By: Alesia Bani
- Several Black-owned businesses based in Philadelphia received multi-million dollar investments in 2022.
- Support organizations like 1Philadelphia, Mom Your Business, TEACHERS& and First Founders Inc. are working to make the Philadelphia innovation ecosystem more equitable.
- Accelerator programs like Philly Startup Leaders are helping Black founders shape and scale their businesses.
For the past six months, The Plug has focused on bringing you stories on Black innovation in Philadelphia and the growing tech ecosystem in the region. The founders, companies and organizations that have shaped our headlines this year are the rule, not the exception.
This is not an exhaustive round-up as countless other trailblazers are positioning the City of Brotherly Love and Sisterly Affection as an up-and-coming leader in startup growth. These organizations, businesses and programs made major moves this year:
In the two years since launching, 1Philadelphia has made a considerable mark in Philadelphia through its mission to create an equitable tech and innovation ecosystem.
In November, the organization hosted a celebratory three-day festival where over $320,000 was awarded to founders of color and organizations working to increase diversity in tech. Over 75 partner organizations have pledged to be part of the tech equity mission, including Comcast, Bank of America and social impact organization Spring Point Partners.
1Philadelphia is an extension of the youth tech education nonprofit Coded by Kids, launched in 2014 by Sylvester Mobley. The two organizations have worked in tandem to fund several other initiatives in the city, including Philly Tech Gateway, a program launched this year to provide career exposure and software development training to 11th and 12th graders in West Philadelphia; and Mentor Connect, a mentorship program for entrepreneurs powered by Ben Franklin Technology Partners and Philadelphia Alliance for Capital and Technologies.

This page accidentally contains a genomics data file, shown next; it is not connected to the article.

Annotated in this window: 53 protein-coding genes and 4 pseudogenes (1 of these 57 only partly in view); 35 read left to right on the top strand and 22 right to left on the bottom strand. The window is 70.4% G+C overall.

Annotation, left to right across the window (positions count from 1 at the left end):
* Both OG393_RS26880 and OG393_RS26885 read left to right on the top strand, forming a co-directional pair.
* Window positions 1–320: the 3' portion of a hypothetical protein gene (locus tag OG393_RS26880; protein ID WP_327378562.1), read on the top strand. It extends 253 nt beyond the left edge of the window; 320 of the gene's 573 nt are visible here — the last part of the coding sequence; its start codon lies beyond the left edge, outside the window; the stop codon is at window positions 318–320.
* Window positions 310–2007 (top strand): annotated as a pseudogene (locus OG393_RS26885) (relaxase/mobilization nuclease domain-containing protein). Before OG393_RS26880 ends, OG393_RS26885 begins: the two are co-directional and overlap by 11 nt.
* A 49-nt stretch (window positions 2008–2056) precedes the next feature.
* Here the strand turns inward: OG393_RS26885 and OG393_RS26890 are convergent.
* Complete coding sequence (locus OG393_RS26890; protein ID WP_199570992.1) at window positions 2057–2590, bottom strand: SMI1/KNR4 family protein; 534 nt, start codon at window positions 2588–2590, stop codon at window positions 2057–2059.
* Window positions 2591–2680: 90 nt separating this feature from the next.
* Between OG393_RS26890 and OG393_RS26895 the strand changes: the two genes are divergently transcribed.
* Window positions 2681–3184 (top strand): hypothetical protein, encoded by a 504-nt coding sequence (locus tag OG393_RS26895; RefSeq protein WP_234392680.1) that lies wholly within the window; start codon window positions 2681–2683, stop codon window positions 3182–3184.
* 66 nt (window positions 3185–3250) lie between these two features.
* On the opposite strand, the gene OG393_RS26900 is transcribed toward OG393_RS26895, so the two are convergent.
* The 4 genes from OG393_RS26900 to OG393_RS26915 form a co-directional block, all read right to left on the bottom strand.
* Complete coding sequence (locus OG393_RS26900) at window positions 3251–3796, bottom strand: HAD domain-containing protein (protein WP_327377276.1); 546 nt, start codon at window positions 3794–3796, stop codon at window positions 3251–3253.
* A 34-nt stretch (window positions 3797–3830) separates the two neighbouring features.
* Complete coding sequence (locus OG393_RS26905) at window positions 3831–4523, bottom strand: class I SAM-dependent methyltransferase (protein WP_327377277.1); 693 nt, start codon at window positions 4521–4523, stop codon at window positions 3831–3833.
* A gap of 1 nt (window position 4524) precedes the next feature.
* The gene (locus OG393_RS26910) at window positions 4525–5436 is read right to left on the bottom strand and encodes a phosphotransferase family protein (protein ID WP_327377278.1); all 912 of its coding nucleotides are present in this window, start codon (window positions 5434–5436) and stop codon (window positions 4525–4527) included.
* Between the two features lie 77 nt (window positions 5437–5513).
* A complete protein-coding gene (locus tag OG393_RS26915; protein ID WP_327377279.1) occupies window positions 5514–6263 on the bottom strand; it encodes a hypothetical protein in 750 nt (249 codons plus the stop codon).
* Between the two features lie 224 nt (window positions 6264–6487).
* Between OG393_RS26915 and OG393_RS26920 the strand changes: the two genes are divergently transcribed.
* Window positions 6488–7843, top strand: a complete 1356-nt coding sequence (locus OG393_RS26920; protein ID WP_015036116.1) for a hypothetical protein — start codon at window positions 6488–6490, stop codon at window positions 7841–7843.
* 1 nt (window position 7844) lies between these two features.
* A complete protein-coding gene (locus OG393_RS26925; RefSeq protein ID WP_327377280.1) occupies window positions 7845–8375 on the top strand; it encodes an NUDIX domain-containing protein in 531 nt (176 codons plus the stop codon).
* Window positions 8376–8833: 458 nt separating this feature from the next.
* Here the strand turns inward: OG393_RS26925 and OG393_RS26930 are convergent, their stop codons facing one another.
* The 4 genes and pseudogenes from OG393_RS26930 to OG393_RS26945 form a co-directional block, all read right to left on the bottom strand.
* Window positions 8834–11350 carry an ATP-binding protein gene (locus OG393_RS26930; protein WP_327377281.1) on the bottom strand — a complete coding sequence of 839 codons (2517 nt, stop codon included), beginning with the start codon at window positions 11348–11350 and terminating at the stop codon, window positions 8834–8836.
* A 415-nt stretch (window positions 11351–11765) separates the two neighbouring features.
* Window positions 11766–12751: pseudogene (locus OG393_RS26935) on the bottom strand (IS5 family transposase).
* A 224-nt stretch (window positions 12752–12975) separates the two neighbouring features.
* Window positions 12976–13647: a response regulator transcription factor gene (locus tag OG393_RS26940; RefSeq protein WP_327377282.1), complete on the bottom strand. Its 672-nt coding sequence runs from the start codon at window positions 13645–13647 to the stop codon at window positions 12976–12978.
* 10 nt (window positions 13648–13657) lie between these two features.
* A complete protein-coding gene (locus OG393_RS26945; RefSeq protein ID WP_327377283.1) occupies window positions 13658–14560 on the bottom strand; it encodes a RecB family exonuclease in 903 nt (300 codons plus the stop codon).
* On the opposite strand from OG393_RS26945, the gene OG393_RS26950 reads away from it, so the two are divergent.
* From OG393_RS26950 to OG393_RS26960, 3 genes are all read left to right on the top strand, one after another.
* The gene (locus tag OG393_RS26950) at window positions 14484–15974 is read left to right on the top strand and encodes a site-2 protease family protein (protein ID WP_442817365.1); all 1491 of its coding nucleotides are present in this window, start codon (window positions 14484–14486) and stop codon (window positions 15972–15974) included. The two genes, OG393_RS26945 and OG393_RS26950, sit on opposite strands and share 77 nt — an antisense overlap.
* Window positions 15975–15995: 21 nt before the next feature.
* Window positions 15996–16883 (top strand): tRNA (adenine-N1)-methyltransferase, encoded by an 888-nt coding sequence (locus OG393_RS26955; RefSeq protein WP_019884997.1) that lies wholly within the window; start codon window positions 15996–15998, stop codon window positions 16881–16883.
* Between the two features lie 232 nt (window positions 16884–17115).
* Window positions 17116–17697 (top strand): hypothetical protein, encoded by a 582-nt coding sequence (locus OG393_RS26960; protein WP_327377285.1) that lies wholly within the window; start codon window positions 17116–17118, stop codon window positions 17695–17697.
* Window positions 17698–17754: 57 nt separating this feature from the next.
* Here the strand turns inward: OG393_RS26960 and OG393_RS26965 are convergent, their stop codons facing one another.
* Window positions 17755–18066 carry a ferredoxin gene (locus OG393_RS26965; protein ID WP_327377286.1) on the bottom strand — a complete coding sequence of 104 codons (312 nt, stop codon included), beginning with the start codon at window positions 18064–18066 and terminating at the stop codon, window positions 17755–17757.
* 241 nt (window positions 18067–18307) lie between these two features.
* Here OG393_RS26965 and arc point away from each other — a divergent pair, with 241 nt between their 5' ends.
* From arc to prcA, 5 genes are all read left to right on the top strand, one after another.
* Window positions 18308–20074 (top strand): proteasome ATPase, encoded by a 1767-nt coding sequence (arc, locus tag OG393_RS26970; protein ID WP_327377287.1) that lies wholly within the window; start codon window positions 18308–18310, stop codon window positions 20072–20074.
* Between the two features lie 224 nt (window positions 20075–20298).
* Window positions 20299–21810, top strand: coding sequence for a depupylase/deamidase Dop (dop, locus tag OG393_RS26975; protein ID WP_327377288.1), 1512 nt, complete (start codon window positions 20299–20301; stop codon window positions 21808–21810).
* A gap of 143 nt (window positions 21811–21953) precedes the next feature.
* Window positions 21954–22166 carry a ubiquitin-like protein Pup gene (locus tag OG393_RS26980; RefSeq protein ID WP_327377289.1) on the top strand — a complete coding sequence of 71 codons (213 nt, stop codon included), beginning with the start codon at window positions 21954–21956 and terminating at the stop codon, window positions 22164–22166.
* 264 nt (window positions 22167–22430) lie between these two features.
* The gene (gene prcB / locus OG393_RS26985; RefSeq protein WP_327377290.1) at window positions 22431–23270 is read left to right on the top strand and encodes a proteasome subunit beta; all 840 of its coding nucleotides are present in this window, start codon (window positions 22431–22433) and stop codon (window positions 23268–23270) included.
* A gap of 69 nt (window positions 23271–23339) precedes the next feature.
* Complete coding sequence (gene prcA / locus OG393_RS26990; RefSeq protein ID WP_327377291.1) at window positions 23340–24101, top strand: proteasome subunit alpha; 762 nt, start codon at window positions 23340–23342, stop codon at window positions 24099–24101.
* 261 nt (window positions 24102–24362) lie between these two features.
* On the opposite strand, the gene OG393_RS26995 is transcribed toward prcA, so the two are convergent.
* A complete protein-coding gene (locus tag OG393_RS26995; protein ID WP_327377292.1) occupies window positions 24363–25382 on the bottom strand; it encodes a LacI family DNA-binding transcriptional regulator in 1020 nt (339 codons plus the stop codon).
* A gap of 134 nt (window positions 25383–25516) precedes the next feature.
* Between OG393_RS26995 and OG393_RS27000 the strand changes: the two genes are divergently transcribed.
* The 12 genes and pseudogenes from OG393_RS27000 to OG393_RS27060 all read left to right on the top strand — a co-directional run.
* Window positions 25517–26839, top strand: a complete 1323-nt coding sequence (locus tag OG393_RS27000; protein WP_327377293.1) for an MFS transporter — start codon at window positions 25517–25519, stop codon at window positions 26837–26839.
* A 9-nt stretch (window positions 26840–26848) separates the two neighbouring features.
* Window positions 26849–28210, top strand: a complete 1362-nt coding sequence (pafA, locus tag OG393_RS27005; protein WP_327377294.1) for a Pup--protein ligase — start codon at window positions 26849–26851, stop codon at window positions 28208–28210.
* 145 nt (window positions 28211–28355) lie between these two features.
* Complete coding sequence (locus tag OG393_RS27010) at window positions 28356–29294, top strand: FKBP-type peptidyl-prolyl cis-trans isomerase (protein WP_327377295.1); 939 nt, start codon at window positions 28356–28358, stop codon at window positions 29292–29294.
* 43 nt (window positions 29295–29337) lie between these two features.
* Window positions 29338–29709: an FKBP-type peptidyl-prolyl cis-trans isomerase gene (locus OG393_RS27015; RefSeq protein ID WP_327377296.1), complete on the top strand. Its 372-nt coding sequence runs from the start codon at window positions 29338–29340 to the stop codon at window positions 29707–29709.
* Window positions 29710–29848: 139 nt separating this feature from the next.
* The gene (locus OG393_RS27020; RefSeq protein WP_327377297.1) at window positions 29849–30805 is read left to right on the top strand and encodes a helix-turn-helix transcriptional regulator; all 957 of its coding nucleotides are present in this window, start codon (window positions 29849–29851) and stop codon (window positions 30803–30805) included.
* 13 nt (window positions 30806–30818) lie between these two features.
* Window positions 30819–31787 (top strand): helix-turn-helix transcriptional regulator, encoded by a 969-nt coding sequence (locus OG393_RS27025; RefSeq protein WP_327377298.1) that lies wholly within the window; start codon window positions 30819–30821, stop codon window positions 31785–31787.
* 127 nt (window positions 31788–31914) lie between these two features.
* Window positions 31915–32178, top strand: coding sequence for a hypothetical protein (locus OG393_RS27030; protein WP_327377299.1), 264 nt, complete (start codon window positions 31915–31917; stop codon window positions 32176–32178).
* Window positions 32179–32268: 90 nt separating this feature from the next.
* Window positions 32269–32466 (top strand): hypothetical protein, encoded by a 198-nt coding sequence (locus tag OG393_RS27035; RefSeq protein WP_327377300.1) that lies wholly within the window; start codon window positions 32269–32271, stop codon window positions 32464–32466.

Mom Your Business, an organization connecting female founders to resources and opportunities, has also received funding from 1Philadelphia. Founded by Tanya T Morris, the organization has hosted a number of workshops, events and pitching competitions in the city.
The Black Innovation Alliance (BIA) hosted its first event in Philadelphia in September with support from Morris, Neferteri Strickland, the founder of TEACHERS&, a network of education entrepreneurs, and Garry Johnson III, the founder of First Founders Inc., an organization supporting early-stage entrepreneurs. The event was part of an initiative between BIA and Google to award $50,000 to Black-owned businesses.
Businesses on the come up
Several Philadelphia-based Black-owned businesses have had major wins in the last year shaking up their respective industries with innovative solutions.
The largest VC funding amount for a Black maternal health platform as identified by The Plug has gone to Cayaba Care. The startup raised a $12 million Series A round in May. Founded in 2020, Cayaba Care supports prenatal care through its “maternity navigators” who travel to patients’ homes or can be contacted virtually for care or advice. Cayaba Care also has a physical center in Philadelphia.
Tiffanie Stanard has made a name for herself in the supply chain space with her SaaS startup Stimulus. She announced the close of an oversubscribed $2.5 million seed round in August. In just two years since launching, Stimulus has grown to a team of eight and its revenue has multiplied four-fold to six figures.